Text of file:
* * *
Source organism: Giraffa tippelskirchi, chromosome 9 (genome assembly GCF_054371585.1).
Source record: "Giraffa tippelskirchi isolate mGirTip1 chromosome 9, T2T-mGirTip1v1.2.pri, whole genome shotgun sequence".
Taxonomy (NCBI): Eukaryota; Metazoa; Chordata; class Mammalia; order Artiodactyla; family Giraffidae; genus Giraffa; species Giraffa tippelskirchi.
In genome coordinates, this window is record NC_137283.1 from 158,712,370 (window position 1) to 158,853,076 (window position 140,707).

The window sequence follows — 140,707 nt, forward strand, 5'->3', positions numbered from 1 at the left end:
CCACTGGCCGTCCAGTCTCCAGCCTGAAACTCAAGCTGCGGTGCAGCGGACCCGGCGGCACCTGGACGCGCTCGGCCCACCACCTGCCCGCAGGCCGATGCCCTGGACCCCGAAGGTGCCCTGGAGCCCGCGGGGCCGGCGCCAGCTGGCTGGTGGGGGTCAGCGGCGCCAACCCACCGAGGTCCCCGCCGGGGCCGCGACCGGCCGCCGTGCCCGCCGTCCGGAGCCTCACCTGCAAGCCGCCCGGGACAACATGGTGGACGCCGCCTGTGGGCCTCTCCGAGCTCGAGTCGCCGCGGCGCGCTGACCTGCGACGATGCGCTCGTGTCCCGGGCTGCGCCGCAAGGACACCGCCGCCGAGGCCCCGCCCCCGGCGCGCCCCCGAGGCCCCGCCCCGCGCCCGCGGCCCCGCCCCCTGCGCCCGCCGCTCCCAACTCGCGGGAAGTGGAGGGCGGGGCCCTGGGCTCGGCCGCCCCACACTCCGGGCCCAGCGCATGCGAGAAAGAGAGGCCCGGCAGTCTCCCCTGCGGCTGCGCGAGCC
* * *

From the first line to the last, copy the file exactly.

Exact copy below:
Source organism: Giraffa tippelskirchi, chromosome 9 (genome assembly GCF_054371585.1).
Source record: "Giraffa tippelskirchi isolate mGirTip1 chromosome 9, T2T-mGirTip1v1.2.pri, whole genome shotgun sequence".
Taxonomy (NCBI): Eukaryota; Metazoa; Chordata; class Mammalia; order Artiodactyla; family Giraffidae; genus Giraffa; species Giraffa tippelskirchi.
In genome coordinates, this window is record NC_137283.1 from 158,712,370 (window position 1) to 158,853,076 (window position 140,707).

The window sequence follows — 140,707 nt, forward strand, 5'->3', positions numbered from 1 at the left end:
CCACTGGCCGTCCAGTCTCCAGCCTGAAACTCAAGCTGCGGTGCAGCGGACCCGGCGGCACCTGGACGCGCTCGGCCCACCACCTGCCCGCAGGCCGATGCCCTGGACCCCGAAGGTGCCCTGGAGCCCGCGGGGCCGGCGCCAGCTGGCTGGTGGGGGTCAGCGGCGCCAACCCACCGAGGTCCCCGCCGGGGCCGCGACCGGCCGCCGTGCCCGCCGTCCGGAGCCTCACCTGCAAGCCGCCCGGGACAACATGGTGGACGCCGCCTGTGGGCCTCTCCGAGCTCGAGTCGCCGCGGCGCGCTGACCTGCGACGATGCGCTCGTGTCCCGGGCTGCGCCGCAAGGACACCGCCGCCGAGGCCCCGCCCCCGGCGCGCCCCCGAGGCCCCGCCCCGCGCCCGCGGCCCCGCCCCCTGCGCCCGCCGCTCCCAACTCGCGGGAAGTGGAGGGCGGGGCCCTGGGCTCGGCCGCCCCACACTCCGGGCCCAGCGCATGCGAGAAAGAGAGGCCCGGCAGTCTCCCCTGCGGCTGCGCGAGCC